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High Plains Drifter

disclaimer:  "The meteorological views/forecast thinking expressed are those solely of the author of this blog
and do not necessarily represent those of official National Weather Service forecast products,
therefore read and enjoy at your own risk and edification!"

July 19, 2008

Chase Acct: July 19, 2008 (Northwest KS)

Filed under: Chase Accounts,Storm Chasing — Mike U @ 1:11 am

I started this chase at 1:30 am.  Yes.  Since my sleeping schedule wasmessed up, I was pretty much up for good by that time.  With a fullmoon out, I decided to do some moonlit landscape photos at MonumentRocks north of Scott City.  By the time I got there around 4am, though,the moon was getting very low in the sky.  I experimented a bit with"flashlight illumination" of the Monument Rocks formation.  Overall, itwasn’t much of a success, as it’s difficult to spread even amounts ofillumination on such a large subject.  None of the images turned outall that great to my liking.  Sunrise was a little bit better, though,and I got some decent images in the sunrise light. 




Fast-forwarding to later in the day… 

This was kind of a gamble chase — gambling that there could possibly be anything of interest to photograph in terms of storm structure given the crappy summertime flow regime.  It was a gamble that I think paid off, because even though the storms I chased were barely severe, I managed to photograph some interesting storm structure — not necessarily updraft structure per-se, but beautiful, tall, contrasted rain-shafts, impressive rain-foots, and even some small/weak gustnadoes at the leading edge of outflow boundaries.  There was a brief moment of excitement north of Colby when two storms were converging on each other, ultimately forming a decent but brief rotating area when the storms converged.  At this point, a very nice looking and rather low-to-the-ground wall cloud formed — actually one of the better looking wall clouds I’ve seen all year!  It didn’t last long, though, and evolved into an outflow dominant shelf cloud.  I photographed probably 6 or 7 different storms over the span of about 3 or 4 hours from northwest of McCook to Atwood to southeast of Colby.  I witnessed and reported through SpotterNetwork 3/4" or larger diameter hail on two separate occasions – the largest hail witnessed being a piece just barely larger than a quarter just west of Atwood on the back edge of a storm.  I also saw a bunch of small, short-lived gustnadoes along an outflow boundary southeast of Colby.  I got one CG lightning image from the Lightning Trigger and that was it for the entire day from a lightning standpoint.  I got back home just after midnight — thus concluding my nearly 24-hour chase day!  I slept for 13 hours after that :)   Below are a few images from the chase:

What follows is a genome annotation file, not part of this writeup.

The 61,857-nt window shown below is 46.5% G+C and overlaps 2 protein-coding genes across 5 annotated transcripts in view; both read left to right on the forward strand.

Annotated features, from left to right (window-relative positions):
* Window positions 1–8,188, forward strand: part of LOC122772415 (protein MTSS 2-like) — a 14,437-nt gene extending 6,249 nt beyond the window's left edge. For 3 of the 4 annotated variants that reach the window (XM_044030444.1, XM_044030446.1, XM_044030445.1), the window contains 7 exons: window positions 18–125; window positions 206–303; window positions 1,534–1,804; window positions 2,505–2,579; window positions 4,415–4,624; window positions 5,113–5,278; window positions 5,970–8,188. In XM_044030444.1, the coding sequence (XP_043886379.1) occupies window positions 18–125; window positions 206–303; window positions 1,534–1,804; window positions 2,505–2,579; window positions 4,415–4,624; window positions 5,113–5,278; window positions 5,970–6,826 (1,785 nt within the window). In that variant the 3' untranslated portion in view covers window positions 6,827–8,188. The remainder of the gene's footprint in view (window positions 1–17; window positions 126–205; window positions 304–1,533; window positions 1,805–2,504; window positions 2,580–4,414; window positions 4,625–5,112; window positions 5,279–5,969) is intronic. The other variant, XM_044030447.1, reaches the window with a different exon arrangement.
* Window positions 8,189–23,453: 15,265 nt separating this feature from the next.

1. Fantastic series as always Mike. Keep up the good work!


    Comment by Dann Cianca — July 21, 2008 @ 11:20 am

  2. Good shooting kid!
    Let’s get together at QNWR for cranes this late fall!

    Comment by Jerry — September 7, 2008 @ 2:14 pm

  3. Jerry, thanks for the comment! I am very much looking forward to QNWR fall season for sure! -Mike

    Comment by Mike U — September 7, 2008 @ 4:38 pm

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